Internet telephony, like litigation technology, is now accessible and affordable. Ignoring VOIP merely passes up the chance to cut your telephone bill. Ignoring litigation technology may cost you rather more. The problems, and the solutions, are the same everywhere
A male who bought his first PC shortly after they first came on the market and who has been a software developer might be regarded with some suspicion when he tries to induce others to use technology. You could look at it the other way, of course, and reckon that if someone imbued with office computer technology since its infancy still finds some of it near-magical in its power, then it might be worth a look.
This was brought to mind by two phone calls I received in close succession across midnight on Saturday. At that time of night it is the middle of the day in West Coast America and early morning in Victoria, Australia. My first call was from Browning Marean of DLA Piper US LLP in San Diego and the second was from Geoffrey Lambert of KordaMentha in Melbourne. Both were by VOIP (Voice Over Internet Protocol) and the total of two hours’ crystal-clear conversation with opposite corners of the world cost none of us anything.
I am old enough, just, to remember the introduction of Subscriber Trunk Dialling in 1958. Before then, every call had to be placed via an operator. Most houses had a single telephone, usually in the (not then centrally-heated) hall, with an uncomfortable chair and an uncomfortable sense that every minute’s conversation, even a local one, was costing a lot of money. Now I can chatter away in comfort for hours to the ends of the earth for free. VOIP is not new. What is relatively new is that anyone can use it on standard equipment and that it just works, without needing to understand what an Internet Protocol is or knowing anything about the technology.
You need a motive, of course, to talk for two hours in the middle of the night, even if it is free. In our case it was part of a continuous process of assimilating and spreading knowledge about electronic discovery – who is developing what, who is selling or buying, what topics are topical. Browning Marean’s message was that the Digicel case – Digicel (St Lucia) Ltd v Cable and Wireless plc – is attracting interest in the US. There are many there who are beginning to wonder if the UK approach to disclosure – which relies much more on judicial management of proportionality than generally happens in the US – may not have some merits. Digicel shows a judge rolling up his sleeves and getting stuck into the detail.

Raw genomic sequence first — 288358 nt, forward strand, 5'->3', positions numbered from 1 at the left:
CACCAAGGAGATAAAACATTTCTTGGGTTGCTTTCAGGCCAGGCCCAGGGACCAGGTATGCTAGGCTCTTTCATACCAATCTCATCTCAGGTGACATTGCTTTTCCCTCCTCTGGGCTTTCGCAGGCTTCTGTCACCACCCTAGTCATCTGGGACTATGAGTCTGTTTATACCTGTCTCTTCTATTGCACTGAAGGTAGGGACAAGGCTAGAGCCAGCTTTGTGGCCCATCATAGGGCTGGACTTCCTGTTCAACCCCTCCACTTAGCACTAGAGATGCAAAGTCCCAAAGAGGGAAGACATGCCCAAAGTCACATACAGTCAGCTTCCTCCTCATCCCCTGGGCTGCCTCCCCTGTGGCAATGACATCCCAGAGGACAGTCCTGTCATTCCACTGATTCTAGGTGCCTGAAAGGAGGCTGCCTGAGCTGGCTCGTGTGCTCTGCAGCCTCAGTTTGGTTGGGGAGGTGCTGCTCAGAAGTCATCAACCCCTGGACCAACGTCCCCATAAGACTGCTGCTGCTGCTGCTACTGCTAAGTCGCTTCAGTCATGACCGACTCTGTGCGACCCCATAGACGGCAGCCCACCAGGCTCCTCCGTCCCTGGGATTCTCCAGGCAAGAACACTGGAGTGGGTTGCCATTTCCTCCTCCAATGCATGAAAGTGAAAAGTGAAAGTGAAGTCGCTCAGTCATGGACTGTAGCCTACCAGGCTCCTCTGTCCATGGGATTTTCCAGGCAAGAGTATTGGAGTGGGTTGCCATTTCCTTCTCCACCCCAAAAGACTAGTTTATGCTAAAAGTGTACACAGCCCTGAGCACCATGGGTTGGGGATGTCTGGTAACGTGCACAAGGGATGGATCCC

Geoffrey Lambert had just come in from an all-night job – no mere theorist he. The Australian electronic discovery market is moving, driven not so much by court pressures or sophisticated software or aggressive selling but by the commercial imperatives of the clients. The courts, the lawyers and some of the suppliers may, one senses, struggle to keep up. In the UK, it is debatable what will happen first – a recession-led flood of cases driven by clients, a rush of Case Management Conferences driven by lawyers and judges who have just discovered the Practice Direction to Part 31 CPR thanks to Digicel, or a stampede by lawyers who have read Hedrich v Standard Bank and fear that they may be the next ones on the receiving end of a wasted costs application for fouling up disclosure.
What happens in one market does not necessarily dictate what happens in another. The world is a smaller place than it used to be, however, and not just because I can speak easily to San Diego and Melbourne. The same problems are arising in each of these jurisdictions, and the same solutions – rules to a similar purpose and identical technology – are available to meet the parallel issues. On the previous evening I had been working to set up an initiative for interchange of ideas between UK and Canadian judges. If we can pool all the ideas and information between all these common law jurisdictions we can at least make sure that none of us reinvents the wheel in procedure terms.
Americans like to think that they invented electronic discovery, and some are aggrieved to find that our Practice Direction to Part 31, which deals with electronic documents, pre-dates their FRCP Amendments by over a year. Many in the UK (those who are no clearer themselves as to the PD to Part 31) are content to see it as an American invention and wish, as with tobacco and Big Macs, that America had kept it to itself. That approach is to treat e-discovery as if it were a procedural imposition, a problem artificially wished on them by rule-makers. It is not. The rules are part of the solution, not the problem.